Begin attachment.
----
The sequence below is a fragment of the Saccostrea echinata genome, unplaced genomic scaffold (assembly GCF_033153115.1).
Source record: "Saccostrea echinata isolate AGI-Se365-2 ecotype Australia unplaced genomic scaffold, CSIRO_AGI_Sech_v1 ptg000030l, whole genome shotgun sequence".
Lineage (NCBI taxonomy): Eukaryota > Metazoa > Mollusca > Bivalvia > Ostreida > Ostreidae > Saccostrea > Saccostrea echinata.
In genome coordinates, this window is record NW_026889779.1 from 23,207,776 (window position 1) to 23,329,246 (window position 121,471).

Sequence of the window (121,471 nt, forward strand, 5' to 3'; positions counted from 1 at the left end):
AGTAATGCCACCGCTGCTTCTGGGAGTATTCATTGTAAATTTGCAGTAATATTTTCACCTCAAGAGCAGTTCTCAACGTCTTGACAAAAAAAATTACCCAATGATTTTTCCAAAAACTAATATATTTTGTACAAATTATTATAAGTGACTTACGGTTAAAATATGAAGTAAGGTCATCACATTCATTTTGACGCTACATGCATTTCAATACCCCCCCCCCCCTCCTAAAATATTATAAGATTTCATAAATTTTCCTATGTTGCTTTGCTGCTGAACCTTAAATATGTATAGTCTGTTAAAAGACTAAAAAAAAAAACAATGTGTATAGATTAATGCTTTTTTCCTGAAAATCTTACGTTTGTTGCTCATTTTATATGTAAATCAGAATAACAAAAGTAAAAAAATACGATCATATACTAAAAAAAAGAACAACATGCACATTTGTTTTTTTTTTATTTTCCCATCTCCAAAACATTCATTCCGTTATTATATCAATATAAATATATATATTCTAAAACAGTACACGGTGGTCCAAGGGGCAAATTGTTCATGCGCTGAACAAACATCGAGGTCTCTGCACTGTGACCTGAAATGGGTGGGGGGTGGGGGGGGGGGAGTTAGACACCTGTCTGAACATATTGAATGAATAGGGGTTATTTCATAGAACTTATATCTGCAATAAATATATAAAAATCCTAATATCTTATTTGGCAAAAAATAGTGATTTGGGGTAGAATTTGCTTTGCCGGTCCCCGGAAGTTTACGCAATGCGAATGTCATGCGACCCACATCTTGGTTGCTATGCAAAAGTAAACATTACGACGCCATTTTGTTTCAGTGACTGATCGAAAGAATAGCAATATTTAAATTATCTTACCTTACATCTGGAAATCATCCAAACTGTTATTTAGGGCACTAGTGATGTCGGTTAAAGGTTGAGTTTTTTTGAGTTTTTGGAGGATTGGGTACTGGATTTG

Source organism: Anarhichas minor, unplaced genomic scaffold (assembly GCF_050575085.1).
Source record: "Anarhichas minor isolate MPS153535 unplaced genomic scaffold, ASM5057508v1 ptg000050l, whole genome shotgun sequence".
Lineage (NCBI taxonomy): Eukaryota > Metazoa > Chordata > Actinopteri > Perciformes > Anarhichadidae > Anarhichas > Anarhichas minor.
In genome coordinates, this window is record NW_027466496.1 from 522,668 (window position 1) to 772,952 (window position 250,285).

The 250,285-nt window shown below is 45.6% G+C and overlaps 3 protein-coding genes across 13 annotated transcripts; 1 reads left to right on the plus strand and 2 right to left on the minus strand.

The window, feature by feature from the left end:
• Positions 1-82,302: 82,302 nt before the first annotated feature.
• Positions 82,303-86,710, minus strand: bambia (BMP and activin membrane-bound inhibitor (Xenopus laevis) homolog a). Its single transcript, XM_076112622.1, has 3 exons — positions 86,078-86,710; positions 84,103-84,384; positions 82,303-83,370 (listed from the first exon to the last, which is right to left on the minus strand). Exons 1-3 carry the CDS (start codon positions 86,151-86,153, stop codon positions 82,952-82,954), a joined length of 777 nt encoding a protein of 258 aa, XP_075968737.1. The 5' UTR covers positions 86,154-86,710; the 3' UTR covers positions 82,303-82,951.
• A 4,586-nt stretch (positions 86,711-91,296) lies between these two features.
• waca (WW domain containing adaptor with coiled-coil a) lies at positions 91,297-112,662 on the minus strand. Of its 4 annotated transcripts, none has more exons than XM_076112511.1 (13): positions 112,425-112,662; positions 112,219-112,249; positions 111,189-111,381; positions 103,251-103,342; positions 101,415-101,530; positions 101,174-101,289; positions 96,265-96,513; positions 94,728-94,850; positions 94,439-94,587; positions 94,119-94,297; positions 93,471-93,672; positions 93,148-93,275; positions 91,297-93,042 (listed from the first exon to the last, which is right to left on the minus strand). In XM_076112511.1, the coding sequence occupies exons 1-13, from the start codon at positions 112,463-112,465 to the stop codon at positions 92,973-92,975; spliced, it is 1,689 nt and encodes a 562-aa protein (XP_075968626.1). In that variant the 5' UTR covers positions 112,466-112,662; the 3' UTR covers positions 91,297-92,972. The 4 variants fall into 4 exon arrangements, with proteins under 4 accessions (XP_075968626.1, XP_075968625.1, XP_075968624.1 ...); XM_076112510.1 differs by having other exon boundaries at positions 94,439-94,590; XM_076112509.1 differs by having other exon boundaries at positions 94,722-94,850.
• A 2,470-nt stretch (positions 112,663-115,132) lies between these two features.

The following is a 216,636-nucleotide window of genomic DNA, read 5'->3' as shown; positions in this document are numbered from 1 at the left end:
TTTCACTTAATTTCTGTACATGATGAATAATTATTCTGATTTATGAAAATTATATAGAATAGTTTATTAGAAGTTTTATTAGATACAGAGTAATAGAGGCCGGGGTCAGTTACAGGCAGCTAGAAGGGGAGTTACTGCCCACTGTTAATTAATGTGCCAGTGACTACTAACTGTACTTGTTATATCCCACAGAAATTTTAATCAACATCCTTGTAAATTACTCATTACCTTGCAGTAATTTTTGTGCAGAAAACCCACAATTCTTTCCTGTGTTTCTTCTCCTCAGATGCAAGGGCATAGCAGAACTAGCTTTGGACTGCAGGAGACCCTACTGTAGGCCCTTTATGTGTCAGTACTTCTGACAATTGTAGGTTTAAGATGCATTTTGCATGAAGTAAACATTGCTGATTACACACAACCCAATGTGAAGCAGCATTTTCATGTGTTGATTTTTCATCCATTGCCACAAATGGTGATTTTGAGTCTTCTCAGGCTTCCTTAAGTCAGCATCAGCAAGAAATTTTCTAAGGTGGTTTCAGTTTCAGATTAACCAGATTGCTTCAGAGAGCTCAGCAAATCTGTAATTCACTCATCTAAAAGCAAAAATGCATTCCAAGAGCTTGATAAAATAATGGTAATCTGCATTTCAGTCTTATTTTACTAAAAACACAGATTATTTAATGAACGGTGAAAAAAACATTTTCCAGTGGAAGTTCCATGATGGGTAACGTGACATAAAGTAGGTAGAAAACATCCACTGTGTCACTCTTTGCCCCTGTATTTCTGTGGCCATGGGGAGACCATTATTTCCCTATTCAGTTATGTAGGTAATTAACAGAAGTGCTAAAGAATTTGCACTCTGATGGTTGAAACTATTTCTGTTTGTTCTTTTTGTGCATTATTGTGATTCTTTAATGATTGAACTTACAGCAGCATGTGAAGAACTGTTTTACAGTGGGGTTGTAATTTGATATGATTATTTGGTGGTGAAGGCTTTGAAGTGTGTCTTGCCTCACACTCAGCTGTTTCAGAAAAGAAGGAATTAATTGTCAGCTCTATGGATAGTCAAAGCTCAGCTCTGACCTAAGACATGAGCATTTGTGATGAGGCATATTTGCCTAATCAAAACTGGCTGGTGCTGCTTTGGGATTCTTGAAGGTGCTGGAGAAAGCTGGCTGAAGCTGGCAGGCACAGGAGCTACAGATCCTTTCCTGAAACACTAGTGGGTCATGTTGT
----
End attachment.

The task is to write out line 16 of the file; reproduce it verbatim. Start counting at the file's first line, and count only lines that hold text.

• waca (WW domain containing adaptor with coiled-coil a) lies at positions 91,297-112,662 on the minus strand. Of its 4 annotated transcripts, none has more exons than XM_076112511.1 (13): positions 112,425-112,662; positions 112,219-112,249; positions 111,189-111,381; positions 103,251-103,342; positions 101,415-101,530; positions 101,174-101,289; positions 96,265-96,513; positions 94,728-94,850; positions 94,439-94,587; positions 94,119-94,297; positions 93,471-93,672; positions 93,148-93,275; positions 91,297-93,042 (listed from the first exon to the last, which is right to left on the minus strand). In XM_076112511.1, the coding sequence occupies exons 1-13, from the start codon at positions 112,463-112,465 to the stop codon at positions 92,973-92,975; spliced, it is 1,689 nt and encodes a 562-aa protein (XP_075968626.1). In that variant the 5' UTR covers positions 112,466-112,662; the 3' UTR covers positions 91,297-92,972. The 4 variants fall into 4 exon arrangements, with proteins under 4 accessions (XP_075968626.1, XP_075968625.1, XP_075968624.1 ...); XM_076112510.1 differs by having other exon boundaries at positions 94,439-94,590; XM_076112509.1 differs by having other exon boundaries at positions 94,722-94,850.